>    many people have called to ask where the "any" key is when
>   "Press Any Key" flashes on the screen that Compaq is
>    considering changing the command to "Press Return Key."
>    Some people can't figure out the mouse. Tamra Eagle, an AST
>    technical support supervisor, says one customer complained
>    that her mouse was hard to control with the "dust cover" on.
>    The cover turned out to be the plastic bag the mouse was
>    packaged in. Dell technician Wayne Zieschang says one of his
>    customers held the mouse and pointed it at the screen, all
>    the while clicking madly. The customer got no response
>    because the mouse works only if it's moved over a flat
>    surface.
>    Disk drives are another bugaboo. Compaq technician Brent
>    Sullivan says a customer was having trouble reading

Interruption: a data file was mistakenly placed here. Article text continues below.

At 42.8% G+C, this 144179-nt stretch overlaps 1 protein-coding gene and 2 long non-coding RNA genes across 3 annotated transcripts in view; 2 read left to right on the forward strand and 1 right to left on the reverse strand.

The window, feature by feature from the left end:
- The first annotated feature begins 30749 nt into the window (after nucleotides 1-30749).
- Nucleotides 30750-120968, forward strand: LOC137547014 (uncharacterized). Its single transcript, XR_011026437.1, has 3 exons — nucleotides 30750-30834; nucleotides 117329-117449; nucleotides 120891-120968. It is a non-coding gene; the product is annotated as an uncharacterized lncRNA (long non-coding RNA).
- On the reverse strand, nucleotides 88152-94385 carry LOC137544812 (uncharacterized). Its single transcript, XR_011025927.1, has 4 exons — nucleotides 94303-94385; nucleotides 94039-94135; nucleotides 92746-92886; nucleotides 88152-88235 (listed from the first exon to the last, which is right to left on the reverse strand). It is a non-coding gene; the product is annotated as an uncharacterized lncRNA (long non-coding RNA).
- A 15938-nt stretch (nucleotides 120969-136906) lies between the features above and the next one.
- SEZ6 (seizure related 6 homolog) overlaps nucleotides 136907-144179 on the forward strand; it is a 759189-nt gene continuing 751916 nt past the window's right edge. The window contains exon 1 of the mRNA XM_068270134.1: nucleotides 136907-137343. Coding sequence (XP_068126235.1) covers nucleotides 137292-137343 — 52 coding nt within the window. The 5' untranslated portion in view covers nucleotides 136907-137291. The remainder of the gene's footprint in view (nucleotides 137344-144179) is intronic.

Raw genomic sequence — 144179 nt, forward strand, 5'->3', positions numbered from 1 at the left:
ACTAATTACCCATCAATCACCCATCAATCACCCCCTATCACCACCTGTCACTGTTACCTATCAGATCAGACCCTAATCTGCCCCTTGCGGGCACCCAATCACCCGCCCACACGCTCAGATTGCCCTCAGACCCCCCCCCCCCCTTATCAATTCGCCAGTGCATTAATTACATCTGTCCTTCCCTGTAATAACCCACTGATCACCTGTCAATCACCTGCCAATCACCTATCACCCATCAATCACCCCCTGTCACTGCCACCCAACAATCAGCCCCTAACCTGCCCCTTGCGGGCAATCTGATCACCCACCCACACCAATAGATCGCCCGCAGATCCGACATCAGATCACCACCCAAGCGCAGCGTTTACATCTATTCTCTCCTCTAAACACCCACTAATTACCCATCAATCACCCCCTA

>    word-processing files from his old diskettes. After
>    troubleshooting for magnets and heat failed to diagnose the
>    problem, Mr. Sullivan asked what else was being done with
>    the diskette. The customer's response: "I put a label on the
>    diskette, roll it into the typewriter..."
>    At AST, another customer dutifully complied with a
>    technician's request that she send in a copy of a defective
>    floppy disk. A letter from the customer arrived a few days
>    later, along with a Xerox copy of the floppy. And at Dell, a
>    technician advised his customer to put his troubled floppy
>    back in the drive and "close the door." Asking the
>    technician to "hold on," the customer put the phone down and
>    was heard walking over to shut the door to his room. The
>    technician meant the door to his floppy drive.